Abraham Lincoln said: “If slavery is not wrong, then nothing is wrong”. Similarly we could say: “If the abolition of slavery is not an instance of moral progress, then nothing is an instance of moral progress.” The abolition of slavery is the favourite example of philosophers who write about the topic of moral progress. While the existence and the possibility of moral progress are contested, the view that if there were such a thing as moral progress, the abolition of slavery would be an instance of it is not. (By the way, I fully acknowledge that slavery still exists, especially new forms of slavery, which are in some respects even worse than the old forms. But this doesn’t change the fact that the slave trade that we used to have for centuries is now illegal in every country in the world.) Other popular examples of moral progress include the development of a human rights regime, the emancipation of women and the abolition of foot binding. In a previous post, I argued that moral progress is not impossible and cited evolutionary considerations. In this post, I challenge Michelle Moody-Adams’ view of moral progress in social practices as the realization of previously gained moral insights.
In his kick-off contribution to the latest EUDO-Forum debate, Maurizio Ferrera engages with a challenging question raised by Rainer Bauböck in his State of the Union Address (5 May 2017, Florence): can the integrative functions of EU citizenship be enhanced and how? Ferrera identifies flaws of the EU citizenship construct, focusing on its social dimension, and concludes with “some modest proposals for ‘adding stuff’ to the EU citizenship container”. His proposals include a compensation of non-mobile EU citizens for the negative economic and social externalities of intra-EU mobility, i.e., of the mobility of workers in the EU. While I agree with much of what Ferrera says, I am unconvinced of this particular proposal. The argument presented here is a short version of the one published on the EUDO website.
From June 14th to June 16th, the Amsterdam Centre for Contemporary European Studies (ACCESS EUROPE) organised an international conference on “Solidarity and European integration”. In his contribution to the panel “European solidarity and justice: normative issues”, Andrea Sangiovanni presented his dispositional analysis of the concept “solidarity”. He defines solidarity as a (complex) disposition to sacrifice one’s own self-interest (narrowly understood) for the good of others. In order to distinguish solidarity from utilitarian altruism, love, enlightened self-interest, and fairness, he further specifies it as being a disposition to sacrifice that is impersonal, narrow, and person-directed. It is a disposition to sacrifice one’s own self-interest for the sake of overcoming an adversity faced by other member states or EU citizens. Such a dispositional analysis is, I believe, much more promising than, for instance, an analysis of solidarity as a mental state. It enables us to reach a better understanding of the conditions that are most conducive to the development of solidarity and the factors that hinder it. In this post, I develop some thoughts on how to address this issue in the European context.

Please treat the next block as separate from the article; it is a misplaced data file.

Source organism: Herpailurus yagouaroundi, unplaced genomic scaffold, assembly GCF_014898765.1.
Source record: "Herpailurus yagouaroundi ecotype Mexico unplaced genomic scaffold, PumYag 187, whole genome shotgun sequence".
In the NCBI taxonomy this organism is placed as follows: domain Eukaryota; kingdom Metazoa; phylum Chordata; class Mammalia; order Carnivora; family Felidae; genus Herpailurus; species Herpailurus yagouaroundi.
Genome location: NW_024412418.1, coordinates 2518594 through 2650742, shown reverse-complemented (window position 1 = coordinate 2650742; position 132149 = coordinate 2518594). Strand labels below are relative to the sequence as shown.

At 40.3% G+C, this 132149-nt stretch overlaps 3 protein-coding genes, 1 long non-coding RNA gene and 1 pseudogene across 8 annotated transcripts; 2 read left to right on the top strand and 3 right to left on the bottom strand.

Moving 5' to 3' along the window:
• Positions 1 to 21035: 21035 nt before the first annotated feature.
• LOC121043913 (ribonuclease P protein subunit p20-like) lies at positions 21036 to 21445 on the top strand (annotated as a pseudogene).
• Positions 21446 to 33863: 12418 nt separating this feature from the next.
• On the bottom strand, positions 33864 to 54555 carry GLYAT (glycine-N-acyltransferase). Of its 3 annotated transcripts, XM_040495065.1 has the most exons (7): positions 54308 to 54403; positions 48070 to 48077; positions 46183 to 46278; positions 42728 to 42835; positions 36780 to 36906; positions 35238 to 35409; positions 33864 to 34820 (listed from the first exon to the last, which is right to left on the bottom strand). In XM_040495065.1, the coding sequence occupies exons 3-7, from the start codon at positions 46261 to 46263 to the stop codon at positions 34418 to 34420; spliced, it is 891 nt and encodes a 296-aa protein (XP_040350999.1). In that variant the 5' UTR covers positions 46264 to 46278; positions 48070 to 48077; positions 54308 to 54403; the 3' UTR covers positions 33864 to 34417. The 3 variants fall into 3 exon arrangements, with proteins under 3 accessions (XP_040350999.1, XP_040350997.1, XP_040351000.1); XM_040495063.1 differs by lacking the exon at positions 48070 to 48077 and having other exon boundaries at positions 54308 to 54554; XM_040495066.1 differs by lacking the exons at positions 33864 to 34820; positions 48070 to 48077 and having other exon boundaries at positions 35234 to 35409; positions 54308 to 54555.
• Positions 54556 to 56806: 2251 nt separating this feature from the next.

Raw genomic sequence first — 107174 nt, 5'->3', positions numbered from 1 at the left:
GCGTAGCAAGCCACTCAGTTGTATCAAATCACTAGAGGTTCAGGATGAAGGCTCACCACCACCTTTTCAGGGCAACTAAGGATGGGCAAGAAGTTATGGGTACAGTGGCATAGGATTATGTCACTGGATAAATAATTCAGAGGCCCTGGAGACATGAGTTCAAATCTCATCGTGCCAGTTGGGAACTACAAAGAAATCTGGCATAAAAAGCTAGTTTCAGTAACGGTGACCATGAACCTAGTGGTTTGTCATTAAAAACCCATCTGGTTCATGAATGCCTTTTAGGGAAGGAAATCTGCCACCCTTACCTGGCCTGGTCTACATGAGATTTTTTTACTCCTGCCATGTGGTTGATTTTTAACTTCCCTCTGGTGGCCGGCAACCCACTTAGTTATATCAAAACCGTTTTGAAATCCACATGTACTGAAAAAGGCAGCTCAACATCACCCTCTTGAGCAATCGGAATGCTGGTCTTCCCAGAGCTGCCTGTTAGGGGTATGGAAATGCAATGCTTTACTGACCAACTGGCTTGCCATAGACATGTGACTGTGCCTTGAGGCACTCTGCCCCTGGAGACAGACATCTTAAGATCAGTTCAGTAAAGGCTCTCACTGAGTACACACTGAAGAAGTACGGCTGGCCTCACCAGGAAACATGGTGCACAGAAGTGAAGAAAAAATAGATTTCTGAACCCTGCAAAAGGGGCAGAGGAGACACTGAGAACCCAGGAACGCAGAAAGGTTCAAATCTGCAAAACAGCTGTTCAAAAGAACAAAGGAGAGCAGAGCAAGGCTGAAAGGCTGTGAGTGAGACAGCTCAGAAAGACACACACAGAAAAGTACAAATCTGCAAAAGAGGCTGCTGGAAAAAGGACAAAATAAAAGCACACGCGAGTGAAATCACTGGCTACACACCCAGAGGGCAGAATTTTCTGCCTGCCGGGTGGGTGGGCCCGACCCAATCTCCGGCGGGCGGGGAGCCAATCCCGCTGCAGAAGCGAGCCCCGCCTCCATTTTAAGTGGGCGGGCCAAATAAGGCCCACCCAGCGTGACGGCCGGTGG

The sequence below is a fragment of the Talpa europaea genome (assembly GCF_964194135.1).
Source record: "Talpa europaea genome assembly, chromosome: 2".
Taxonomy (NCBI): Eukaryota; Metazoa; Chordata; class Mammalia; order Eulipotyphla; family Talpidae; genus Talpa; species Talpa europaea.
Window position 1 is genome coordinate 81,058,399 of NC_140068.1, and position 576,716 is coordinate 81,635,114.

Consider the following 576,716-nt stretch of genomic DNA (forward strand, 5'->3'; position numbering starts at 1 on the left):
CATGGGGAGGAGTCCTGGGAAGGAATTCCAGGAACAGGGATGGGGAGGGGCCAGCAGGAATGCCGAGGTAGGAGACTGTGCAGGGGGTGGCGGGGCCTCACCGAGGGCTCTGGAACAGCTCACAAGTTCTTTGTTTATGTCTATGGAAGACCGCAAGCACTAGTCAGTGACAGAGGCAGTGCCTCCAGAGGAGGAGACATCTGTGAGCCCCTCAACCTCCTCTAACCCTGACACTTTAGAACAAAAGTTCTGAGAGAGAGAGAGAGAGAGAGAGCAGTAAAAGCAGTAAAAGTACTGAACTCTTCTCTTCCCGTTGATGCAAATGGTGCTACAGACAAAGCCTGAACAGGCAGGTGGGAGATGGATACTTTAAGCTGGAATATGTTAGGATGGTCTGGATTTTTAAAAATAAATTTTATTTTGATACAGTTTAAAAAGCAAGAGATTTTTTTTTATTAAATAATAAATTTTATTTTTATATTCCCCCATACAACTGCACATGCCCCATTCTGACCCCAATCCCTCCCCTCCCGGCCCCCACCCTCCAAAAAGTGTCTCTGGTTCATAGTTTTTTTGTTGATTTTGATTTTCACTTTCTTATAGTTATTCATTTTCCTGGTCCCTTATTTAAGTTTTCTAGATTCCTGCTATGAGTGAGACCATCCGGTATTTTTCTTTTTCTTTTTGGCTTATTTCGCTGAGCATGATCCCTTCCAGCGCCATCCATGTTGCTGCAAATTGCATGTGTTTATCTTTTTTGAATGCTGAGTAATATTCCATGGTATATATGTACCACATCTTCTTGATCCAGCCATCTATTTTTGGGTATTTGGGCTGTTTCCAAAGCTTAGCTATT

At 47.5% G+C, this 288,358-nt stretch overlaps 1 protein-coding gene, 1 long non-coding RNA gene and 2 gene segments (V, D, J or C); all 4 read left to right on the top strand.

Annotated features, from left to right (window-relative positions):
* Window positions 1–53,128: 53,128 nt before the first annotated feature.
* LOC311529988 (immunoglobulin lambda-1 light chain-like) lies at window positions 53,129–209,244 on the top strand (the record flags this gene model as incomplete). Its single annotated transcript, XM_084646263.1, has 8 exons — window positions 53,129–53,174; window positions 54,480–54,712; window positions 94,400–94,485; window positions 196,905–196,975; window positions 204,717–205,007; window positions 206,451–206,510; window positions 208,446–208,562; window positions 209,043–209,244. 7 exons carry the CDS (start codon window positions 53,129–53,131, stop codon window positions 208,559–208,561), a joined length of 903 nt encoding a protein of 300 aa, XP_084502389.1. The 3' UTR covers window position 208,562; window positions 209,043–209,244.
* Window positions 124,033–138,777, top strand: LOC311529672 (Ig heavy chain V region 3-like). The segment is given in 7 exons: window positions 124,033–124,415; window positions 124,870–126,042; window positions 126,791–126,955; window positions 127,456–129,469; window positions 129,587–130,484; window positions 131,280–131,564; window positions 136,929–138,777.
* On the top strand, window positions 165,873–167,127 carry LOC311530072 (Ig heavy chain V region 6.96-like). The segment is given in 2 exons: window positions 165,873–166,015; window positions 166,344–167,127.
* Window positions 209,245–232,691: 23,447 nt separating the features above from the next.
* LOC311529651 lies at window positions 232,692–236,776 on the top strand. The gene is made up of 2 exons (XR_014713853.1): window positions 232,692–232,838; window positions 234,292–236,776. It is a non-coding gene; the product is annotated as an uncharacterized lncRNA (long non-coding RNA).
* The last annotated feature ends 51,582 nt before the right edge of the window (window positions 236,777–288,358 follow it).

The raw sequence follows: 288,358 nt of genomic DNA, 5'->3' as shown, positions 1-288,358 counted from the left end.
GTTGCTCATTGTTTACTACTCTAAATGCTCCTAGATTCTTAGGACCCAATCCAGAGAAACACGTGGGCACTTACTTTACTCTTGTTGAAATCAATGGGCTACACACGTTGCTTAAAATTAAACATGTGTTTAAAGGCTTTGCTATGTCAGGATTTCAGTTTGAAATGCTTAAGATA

This summer my 2-year-old daughter and I were looking at a world map together. I would have liked to tell her something about the different continents and countries (about all the different languages, the food, music, local customs), but wasn’t able to because the sight of the map prompted only thoughts such as “There is war here, there are people starving there, refugees drowning here…” So I remained silent. We are currently overwhelmed by negative news. Almost everywhere things seem to go awfully wrong: more than 65 million refugees worldwide, 470000 deaths in Syria, the terror of ISIS, right-wing populists gaining more votes everywhere, Donald Trump for president, the Brexit, growing child poverty in Europe’s strongest economy (Germany), burning asylum seeker centres… (I could go on and on). Of course, the news we get through the media has always been mainly negative, but now it seems to have reached a new dimension. Whether this impression is accurate or not, it is certainly unsettling, raising perturbing questions: How long will we still be able to live in peace and with our basic human rights protected? Will the fear of terrorist attacks soon be part of our daily lives? Have all attempts after 1945 to create a more peaceful world been in vain? What kind of world will my children find themselves in? To what extent do our governments and we carry responsibility for what is going on? What does justice require from us as individuals? Is there a moral justification for focusing on one’s own comparatively small problems and not trying to help solving the big, global ones? How many resources are we allowed to spend on our own children? These kinds of questions are far from new, but they currently pose themselves with particular urgency.
In the face of an increase in shootings and terrorist attacks, Erdogan’s “cleansing” operations, the Brexit, an on-going refugee crisis and numerous other worrying developments, a post about moral progress might seem entirely out of place. Who would believe that there could be anything like that? Isn’t it obvious that human beings are unable to learn from history, that every hope that the world could become more just and peaceful in the long run is in vain? Don’t the recent developments show clearly that multiculturalism cannot work, that real integration is an illusion, that religious dogmas are stronger than arguments and that humans are unable to change their behaviour so as to stop global warming? Despite all reasons for being sceptical, some philosophers still firmly believe in the possibility for us humans to progress morally. In this post, I argue that we ought not to give up our hopes for a more humane, just and peaceful world, and explore ways in which moral progress could be achieved.